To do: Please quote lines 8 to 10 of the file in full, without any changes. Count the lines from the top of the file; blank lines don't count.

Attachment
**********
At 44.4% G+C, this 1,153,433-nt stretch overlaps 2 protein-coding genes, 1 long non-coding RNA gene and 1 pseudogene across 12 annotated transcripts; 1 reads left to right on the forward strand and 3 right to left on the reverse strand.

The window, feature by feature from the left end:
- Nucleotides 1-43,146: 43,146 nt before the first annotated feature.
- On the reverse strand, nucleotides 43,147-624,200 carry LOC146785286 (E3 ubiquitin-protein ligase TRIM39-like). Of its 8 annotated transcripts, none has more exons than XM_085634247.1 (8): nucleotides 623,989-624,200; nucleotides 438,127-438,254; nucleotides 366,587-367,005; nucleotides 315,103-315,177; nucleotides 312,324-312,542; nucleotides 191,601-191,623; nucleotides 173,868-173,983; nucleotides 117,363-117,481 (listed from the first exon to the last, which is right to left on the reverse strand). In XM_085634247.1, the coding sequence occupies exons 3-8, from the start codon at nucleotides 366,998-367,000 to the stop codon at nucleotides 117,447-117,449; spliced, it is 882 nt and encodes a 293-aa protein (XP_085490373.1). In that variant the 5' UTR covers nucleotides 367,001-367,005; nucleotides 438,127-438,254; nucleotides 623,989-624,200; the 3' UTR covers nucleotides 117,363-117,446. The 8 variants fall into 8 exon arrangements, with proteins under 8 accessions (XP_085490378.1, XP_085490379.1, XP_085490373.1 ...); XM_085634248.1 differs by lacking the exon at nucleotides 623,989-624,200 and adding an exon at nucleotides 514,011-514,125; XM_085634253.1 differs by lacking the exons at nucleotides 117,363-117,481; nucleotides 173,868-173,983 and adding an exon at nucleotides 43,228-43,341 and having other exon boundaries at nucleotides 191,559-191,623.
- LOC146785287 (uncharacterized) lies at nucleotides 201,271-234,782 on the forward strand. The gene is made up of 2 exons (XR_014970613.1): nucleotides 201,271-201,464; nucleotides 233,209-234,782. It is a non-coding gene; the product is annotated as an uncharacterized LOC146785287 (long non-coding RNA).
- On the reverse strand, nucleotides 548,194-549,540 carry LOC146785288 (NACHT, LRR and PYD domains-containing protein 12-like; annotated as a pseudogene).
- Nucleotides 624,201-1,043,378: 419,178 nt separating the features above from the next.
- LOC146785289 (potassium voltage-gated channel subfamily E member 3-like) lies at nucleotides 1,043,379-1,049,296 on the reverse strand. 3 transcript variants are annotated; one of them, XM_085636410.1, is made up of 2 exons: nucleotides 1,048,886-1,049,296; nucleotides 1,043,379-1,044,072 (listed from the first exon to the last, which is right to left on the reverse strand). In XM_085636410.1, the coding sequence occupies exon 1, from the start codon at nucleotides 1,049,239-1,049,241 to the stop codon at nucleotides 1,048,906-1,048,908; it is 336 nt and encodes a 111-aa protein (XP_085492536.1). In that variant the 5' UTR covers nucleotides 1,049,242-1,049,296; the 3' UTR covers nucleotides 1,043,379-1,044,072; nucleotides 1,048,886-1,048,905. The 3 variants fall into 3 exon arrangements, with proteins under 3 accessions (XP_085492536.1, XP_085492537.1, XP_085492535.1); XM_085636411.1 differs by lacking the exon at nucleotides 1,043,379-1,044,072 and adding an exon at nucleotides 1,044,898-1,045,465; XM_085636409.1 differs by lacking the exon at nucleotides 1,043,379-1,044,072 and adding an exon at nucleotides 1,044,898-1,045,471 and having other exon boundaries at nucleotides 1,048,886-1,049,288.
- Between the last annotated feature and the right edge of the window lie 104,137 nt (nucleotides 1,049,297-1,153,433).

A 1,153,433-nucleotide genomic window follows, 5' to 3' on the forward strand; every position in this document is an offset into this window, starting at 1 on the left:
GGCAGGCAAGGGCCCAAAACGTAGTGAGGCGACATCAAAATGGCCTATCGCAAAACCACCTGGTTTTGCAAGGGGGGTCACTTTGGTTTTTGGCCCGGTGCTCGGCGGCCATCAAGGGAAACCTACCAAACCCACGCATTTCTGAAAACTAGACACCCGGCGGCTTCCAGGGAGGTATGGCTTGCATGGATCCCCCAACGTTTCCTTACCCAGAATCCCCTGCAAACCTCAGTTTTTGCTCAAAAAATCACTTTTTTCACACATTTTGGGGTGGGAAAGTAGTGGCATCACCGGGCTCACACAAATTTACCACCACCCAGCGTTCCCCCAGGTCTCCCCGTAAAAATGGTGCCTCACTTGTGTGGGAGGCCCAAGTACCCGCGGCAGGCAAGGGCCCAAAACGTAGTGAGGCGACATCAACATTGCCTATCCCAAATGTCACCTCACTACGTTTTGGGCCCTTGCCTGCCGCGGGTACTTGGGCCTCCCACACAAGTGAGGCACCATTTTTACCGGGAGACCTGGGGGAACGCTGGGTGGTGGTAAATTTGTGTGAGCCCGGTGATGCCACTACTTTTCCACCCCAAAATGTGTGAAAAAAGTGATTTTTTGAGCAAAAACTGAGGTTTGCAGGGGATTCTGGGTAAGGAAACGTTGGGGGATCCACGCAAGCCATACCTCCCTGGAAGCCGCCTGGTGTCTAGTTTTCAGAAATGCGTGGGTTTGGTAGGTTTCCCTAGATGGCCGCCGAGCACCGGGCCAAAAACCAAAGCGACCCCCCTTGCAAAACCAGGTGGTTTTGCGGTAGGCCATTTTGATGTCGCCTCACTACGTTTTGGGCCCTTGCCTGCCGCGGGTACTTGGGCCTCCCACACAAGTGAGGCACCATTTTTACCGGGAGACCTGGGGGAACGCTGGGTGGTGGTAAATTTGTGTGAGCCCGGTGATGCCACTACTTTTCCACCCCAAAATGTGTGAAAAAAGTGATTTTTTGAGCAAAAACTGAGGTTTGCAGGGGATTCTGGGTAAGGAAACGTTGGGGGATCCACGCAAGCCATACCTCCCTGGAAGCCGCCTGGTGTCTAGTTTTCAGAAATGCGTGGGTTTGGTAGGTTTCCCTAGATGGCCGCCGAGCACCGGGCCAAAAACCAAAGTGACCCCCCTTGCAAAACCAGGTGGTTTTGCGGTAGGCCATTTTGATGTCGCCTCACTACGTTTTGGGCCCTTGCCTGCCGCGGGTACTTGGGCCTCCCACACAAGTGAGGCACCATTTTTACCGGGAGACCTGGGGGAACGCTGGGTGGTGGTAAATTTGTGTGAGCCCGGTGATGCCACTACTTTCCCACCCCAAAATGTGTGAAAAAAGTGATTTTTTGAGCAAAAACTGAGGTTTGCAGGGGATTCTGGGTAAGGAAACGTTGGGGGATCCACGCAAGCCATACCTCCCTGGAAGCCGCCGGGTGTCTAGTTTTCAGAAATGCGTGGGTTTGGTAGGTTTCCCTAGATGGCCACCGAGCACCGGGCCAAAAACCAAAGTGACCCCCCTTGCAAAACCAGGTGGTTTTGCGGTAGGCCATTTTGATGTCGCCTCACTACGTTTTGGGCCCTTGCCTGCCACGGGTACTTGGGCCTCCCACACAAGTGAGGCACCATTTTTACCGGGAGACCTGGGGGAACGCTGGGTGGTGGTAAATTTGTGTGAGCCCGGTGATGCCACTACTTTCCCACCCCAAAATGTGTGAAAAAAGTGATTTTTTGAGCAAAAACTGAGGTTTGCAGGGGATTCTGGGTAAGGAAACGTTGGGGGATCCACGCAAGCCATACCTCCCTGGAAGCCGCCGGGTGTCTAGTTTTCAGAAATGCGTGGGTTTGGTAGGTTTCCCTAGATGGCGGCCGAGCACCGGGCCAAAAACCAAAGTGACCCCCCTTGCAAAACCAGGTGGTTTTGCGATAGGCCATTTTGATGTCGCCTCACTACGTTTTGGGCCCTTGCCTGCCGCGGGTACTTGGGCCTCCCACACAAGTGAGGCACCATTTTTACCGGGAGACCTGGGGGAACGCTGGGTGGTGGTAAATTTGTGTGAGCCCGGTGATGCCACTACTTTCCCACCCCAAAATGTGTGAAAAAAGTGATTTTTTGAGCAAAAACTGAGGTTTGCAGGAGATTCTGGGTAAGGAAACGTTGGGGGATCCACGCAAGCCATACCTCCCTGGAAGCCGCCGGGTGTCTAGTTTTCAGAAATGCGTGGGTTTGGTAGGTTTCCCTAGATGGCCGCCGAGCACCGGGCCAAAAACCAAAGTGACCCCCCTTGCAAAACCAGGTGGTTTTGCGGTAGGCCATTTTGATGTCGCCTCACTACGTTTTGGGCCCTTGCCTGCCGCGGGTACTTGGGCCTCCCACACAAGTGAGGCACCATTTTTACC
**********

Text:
- LOC146785289 (potassium voltage-gated channel subfamily E member 3-like) lies at nucleotides 1,043,379-1,049,296 on the reverse strand. 3 transcript variants are annotated; one of them, XM_085636410.1, is made up of 2 exons: nucleotides 1,048,886-1,049,296; nucleotides 1,043,379-1,044,072 (listed from the first exon to the last, which is right to left on the reverse strand). In XM_085636410.1, the coding sequence occupies exon 1, from the start codon at nucleotides 1,049,239-1,049,241 to the stop codon at nucleotides 1,048,906-1,048,908; it is 336 nt and encodes a 111-aa protein (XP_085492536.1). In that variant the 5' UTR covers nucleotides 1,049,242-1,049,296; the 3' UTR covers nucleotides 1,043,379-1,044,072; nucleotides 1,048,886-1,048,905. The 3 variants fall into 3 exon arrangements, with proteins under 3 accessions (XP_085492536.1, XP_085492537.1, XP_085492535.1); XM_085636411.1 differs by lacking the exon at nucleotides 1,043,379-1,044,072 and adding an exon at nucleotides 1,044,898-1,045,465; XM_085636409.1 differs by lacking the exon at nucleotides 1,043,379-1,044,072 and adding an exon at nucleotides 1,044,898-1,045,471 and having other exon boundaries at nucleotides 1,048,886-1,049,288.
- Between the last annotated feature and the right edge of the window lie 104,137 nt (nucleotides 1,049,297-1,153,433).

A 1,153,433-nucleotide genomic window follows, 5' to 3' on the forward strand; every position in this document is an offset into this window, starting at 1 on the left: